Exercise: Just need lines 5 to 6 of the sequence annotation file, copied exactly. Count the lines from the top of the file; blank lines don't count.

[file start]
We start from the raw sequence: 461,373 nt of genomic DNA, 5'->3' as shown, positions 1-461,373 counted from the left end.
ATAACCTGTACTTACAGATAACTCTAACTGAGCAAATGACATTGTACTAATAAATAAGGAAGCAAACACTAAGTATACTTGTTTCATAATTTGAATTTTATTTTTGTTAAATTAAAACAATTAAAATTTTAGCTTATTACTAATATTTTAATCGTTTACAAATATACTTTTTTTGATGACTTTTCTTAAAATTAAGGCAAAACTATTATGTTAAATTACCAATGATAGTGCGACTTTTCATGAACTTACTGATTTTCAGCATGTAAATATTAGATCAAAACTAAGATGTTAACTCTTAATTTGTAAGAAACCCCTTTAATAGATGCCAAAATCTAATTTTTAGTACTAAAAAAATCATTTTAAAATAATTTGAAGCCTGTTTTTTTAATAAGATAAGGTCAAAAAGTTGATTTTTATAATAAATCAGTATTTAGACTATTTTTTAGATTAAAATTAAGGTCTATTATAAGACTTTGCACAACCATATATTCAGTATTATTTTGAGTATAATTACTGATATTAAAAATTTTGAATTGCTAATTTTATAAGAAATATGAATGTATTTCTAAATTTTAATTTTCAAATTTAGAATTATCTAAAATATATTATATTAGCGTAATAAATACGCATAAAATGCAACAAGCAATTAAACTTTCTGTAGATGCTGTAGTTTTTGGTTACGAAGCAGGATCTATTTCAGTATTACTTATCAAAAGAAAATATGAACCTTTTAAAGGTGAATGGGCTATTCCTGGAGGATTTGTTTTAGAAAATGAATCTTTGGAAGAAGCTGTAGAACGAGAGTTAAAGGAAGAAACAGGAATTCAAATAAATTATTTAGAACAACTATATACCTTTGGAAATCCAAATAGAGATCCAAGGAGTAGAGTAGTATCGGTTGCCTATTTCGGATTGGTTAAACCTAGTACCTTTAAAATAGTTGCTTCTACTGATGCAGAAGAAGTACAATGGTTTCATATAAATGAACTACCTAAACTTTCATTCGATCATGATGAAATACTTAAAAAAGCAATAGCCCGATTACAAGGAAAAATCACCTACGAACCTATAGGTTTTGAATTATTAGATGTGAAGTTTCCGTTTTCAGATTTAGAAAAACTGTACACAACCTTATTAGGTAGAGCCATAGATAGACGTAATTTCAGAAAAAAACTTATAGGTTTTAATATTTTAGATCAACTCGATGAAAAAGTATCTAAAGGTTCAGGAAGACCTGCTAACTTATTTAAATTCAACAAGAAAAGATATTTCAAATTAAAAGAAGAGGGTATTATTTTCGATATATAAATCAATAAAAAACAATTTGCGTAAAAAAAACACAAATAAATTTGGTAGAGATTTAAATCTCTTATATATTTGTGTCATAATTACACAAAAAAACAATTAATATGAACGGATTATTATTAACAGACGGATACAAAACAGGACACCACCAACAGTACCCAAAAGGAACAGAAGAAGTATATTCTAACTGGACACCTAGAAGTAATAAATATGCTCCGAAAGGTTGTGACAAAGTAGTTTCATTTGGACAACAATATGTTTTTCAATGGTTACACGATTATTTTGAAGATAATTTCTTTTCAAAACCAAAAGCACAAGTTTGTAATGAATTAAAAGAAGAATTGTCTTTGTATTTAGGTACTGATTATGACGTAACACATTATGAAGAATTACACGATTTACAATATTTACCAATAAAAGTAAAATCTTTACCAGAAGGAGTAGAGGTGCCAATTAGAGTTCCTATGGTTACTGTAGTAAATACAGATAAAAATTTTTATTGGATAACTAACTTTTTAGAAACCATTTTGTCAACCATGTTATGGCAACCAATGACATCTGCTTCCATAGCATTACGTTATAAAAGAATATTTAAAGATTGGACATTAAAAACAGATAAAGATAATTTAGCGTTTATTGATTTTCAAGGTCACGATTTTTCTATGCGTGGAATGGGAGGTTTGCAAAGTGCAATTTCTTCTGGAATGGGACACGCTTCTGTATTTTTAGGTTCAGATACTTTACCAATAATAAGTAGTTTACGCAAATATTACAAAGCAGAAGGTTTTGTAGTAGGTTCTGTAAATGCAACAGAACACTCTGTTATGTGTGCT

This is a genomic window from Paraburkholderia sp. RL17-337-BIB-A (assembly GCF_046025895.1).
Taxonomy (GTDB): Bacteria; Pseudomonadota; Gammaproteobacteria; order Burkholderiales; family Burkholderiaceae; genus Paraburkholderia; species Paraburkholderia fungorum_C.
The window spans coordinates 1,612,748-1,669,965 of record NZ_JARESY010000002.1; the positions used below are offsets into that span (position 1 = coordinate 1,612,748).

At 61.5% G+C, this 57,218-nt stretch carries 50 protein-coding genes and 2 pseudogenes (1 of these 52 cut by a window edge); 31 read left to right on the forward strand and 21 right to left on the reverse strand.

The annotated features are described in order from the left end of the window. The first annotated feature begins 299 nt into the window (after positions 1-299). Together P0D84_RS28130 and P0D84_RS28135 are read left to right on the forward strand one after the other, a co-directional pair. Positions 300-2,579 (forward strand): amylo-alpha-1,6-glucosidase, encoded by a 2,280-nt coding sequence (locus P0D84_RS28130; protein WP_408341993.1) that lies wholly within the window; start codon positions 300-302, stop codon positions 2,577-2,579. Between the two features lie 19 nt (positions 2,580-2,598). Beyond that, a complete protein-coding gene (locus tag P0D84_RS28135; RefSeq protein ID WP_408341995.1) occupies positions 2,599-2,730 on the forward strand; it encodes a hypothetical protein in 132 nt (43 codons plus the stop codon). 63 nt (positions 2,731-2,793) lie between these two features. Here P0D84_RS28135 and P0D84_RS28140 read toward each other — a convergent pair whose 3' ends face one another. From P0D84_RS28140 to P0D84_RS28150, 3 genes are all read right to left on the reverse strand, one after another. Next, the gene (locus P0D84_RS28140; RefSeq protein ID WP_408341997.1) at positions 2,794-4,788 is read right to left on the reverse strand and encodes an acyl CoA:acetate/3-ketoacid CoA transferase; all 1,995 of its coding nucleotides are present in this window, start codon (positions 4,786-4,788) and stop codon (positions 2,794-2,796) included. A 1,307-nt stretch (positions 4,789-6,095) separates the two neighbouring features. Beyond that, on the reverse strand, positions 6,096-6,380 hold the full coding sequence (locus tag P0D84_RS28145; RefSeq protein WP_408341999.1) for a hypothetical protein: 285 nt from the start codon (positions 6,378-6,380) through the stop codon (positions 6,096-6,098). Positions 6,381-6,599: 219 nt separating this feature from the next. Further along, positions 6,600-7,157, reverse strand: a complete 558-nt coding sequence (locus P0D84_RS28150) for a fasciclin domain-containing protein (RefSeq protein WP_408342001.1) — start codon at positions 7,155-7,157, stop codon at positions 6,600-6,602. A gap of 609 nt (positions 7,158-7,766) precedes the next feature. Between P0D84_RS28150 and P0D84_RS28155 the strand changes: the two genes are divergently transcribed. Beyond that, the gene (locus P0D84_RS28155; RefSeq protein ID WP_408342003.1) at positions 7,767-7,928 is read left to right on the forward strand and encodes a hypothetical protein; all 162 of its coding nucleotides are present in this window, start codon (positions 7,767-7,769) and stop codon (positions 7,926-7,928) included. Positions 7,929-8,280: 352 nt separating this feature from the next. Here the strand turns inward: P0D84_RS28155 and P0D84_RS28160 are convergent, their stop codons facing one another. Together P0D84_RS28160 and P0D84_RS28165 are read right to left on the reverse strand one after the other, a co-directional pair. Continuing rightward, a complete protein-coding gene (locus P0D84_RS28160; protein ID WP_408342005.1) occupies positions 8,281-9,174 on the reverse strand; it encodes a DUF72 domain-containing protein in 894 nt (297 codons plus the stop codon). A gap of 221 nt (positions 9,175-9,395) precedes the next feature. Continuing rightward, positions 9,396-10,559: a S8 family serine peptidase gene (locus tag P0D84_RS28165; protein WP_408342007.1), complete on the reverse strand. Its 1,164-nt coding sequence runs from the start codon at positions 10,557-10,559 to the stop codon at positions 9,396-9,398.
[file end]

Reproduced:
The window spans coordinates 1,612,748-1,669,965 of record NZ_JARESY010000002.1; the positions used below are offsets into that span (position 1 = coordinate 1,612,748).

At 61.5% G+C, this 57,218-nt stretch carries 50 protein-coding genes and 2 pseudogenes (1 of these 52 cut by a window edge); 31 read left to right on the forward strand and 21 right to left on the reverse strand.